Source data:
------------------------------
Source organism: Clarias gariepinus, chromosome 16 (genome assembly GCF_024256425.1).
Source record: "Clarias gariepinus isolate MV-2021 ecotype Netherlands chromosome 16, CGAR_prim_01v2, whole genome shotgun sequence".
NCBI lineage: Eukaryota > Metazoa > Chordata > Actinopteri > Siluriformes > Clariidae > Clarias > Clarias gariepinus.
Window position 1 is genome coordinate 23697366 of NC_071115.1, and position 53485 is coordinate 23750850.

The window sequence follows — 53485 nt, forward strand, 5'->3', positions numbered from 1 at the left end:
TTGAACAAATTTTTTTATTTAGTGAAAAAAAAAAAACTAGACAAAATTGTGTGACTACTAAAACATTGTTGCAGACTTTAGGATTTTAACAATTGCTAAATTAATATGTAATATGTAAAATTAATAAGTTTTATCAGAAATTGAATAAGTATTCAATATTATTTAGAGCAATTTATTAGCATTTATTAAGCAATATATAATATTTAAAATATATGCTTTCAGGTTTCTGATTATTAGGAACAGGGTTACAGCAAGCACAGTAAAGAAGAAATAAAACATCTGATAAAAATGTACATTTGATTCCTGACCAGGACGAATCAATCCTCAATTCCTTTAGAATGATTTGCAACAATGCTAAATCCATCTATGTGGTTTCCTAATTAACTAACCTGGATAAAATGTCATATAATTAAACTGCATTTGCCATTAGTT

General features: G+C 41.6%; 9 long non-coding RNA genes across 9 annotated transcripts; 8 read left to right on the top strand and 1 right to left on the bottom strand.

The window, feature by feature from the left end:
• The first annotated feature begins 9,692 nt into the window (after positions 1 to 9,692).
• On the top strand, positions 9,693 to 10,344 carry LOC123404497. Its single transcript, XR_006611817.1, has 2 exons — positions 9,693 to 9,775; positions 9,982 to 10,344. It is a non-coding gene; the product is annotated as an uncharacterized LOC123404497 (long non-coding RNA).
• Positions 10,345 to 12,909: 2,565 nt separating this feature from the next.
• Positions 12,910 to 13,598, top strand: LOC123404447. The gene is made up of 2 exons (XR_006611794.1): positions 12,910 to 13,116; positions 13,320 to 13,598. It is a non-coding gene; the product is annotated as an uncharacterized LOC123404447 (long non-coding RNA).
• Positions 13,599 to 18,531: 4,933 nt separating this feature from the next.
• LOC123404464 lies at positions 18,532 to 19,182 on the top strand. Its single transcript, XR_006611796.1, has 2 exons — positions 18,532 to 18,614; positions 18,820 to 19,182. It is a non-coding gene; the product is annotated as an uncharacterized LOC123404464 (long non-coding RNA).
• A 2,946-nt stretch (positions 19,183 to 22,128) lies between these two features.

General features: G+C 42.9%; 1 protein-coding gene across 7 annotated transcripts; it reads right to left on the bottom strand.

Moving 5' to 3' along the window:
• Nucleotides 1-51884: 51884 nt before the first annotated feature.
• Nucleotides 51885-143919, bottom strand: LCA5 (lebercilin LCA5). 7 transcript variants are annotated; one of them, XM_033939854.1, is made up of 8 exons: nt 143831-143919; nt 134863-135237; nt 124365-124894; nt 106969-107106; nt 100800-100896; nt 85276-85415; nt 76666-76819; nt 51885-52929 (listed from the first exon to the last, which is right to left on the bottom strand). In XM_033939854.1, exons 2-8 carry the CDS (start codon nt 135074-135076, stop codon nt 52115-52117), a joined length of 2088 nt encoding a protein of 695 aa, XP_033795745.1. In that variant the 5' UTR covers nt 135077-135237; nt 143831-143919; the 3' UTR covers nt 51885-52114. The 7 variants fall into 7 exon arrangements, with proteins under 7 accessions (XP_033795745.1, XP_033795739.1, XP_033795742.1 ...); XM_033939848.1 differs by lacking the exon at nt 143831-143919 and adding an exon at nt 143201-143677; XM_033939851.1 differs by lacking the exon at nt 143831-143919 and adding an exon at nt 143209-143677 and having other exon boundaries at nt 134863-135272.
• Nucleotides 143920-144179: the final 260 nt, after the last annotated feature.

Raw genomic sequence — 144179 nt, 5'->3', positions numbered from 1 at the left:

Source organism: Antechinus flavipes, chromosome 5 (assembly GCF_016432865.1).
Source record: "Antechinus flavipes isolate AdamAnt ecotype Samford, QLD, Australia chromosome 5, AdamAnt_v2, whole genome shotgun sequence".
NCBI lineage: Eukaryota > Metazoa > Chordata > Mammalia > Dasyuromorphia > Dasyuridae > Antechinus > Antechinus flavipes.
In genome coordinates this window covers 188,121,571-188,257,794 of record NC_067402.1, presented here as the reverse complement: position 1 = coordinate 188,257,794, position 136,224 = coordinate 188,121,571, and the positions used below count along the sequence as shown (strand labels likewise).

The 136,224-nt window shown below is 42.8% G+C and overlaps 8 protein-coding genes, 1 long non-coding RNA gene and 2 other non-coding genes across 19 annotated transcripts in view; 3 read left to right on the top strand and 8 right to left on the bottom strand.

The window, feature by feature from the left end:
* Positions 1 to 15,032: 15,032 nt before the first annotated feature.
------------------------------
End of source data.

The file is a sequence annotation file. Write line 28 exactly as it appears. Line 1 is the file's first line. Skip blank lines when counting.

* Positions 1 to 15,032: 15,032 nt before the first annotated feature.